Tuesday, 5 May 2009

Bases - one down, 11 to go

I always do the basing of an army in one go once I have finished painting it. A good base can make an extraordianry difference to the way a figure or element looks. I really do believe that even with a very mediocre paint job, spending a bit of effort on the shields and bases can improve the look significantly. Conversely, a superb paint job can be spoiled by sloppy basing.

I tend to use Basetex, produced by Standard paints for most of my basing. I don't know who retails it I am afraid, I usually pick up a jar when I go to Wargames shows, and never take note of which stand I bought it from! It is esentially a water based paint with grit in it - I guess I could probably make my own, but at £2 a jar, it's just not worth the effort.

I use 2mm thick plasicard for my bases. I have never had a problem with warping or splitting, and it is easy to cut.
Before the figures get stuck onto the base I score the surface, this is to make sure that whatever I am going to stick on there - Basetex or whatever - has something to grip to. I have never tried it without scoring first, but I suspect the surface would be too smooth. I also paint in the edges of the base at this stage, it makes the whole thing look so much tidier when its finished.
Once that is done, I slap big dollops of basetex around the figures using an old tatty brush to work it up to, and onto the figure bases. I use enough to fill the gaps, and even out the overall surface, using a stippling motion to retain the grainy texture. Once that's done, leave it to dry out completely. This will ruin a decent brush, so make sure you use one you don't care about. Stiffer bristles are better.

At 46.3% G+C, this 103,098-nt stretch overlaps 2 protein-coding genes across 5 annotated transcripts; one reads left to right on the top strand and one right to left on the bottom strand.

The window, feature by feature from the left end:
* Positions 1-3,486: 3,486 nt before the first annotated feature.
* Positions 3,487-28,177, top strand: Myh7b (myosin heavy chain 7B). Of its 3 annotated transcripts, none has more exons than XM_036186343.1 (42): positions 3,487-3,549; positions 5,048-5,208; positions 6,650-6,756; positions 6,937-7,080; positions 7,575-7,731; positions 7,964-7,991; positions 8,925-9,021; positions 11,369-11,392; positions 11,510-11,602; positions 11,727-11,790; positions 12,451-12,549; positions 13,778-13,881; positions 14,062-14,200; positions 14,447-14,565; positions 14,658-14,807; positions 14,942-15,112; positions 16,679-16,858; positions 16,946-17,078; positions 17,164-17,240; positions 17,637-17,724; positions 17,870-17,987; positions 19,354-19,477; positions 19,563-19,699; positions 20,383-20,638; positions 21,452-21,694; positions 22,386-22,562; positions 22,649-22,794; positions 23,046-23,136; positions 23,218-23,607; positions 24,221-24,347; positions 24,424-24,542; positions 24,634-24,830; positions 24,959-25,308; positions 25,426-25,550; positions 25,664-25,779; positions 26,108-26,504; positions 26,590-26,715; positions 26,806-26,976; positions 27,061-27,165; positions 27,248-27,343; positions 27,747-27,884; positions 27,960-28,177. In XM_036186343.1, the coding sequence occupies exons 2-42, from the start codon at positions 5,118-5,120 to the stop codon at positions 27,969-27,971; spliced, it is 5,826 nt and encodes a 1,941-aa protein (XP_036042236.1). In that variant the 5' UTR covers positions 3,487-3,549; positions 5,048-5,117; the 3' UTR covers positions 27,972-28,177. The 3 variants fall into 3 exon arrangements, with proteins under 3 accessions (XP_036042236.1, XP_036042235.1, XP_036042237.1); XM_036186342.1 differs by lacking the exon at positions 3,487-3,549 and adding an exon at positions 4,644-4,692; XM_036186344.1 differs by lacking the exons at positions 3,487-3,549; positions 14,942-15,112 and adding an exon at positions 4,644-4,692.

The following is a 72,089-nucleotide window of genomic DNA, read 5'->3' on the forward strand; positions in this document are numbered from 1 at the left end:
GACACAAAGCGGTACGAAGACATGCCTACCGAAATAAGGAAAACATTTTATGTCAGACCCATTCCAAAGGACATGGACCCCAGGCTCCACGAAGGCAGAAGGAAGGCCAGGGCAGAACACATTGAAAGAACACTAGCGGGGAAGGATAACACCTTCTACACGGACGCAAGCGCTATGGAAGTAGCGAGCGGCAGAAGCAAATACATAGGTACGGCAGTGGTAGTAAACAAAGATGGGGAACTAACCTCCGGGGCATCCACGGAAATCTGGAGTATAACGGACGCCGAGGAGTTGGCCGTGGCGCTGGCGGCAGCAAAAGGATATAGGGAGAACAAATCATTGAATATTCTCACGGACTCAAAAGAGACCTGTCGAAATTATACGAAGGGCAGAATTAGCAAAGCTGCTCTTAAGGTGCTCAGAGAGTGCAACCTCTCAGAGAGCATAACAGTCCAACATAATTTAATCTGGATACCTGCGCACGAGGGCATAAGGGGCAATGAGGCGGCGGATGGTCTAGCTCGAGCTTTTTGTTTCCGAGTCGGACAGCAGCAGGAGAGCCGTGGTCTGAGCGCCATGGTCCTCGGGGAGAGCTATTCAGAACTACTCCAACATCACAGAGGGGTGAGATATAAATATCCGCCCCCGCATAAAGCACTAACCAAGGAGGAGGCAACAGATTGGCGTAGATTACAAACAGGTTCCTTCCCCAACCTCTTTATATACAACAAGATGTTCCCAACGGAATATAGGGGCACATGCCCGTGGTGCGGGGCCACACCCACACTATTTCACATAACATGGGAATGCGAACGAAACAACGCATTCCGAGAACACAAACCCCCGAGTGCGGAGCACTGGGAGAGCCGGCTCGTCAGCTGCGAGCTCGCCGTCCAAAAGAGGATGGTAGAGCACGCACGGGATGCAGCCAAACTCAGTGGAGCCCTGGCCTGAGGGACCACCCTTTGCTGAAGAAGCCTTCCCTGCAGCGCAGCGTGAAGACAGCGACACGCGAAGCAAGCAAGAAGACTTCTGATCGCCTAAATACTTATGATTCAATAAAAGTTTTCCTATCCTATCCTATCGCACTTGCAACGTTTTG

When it is dry, as in the top left picture, I then dry brush the whole lot with a colour a couple of tones lighter than the Basetex, as shown top right. I then follow up with another dryer dry brushing using a lighter tone. This really accentuates the texture of the base (bottom left). The last stage is the static grass. I put irregular patches of slightly diluted PVA glue on the base - usually including the area around the figure's feet, then scatter the whole lot with static grass. Give the glue long enough to dry - about 10 minutes or so - then tap the excess grass off. A final blow to get the last of the loose stuff off, and there you have it one element totally finished.

Static grass is magic stuff, as I understand it, the synthetic material it is made from builds up a static charge (especially if you shake it before you use it!). When it is sprinkled onto your chosen area, the static causes the strands to repel each other, causing them to stand up. Thus the very realistic grassy look - clever aint it? I get my static grass from model railway shops, it's not too expensive. Games Workshop also sell it, but with an apparrent squillion percent mark-up, my advice is to stick to the model railway shops.

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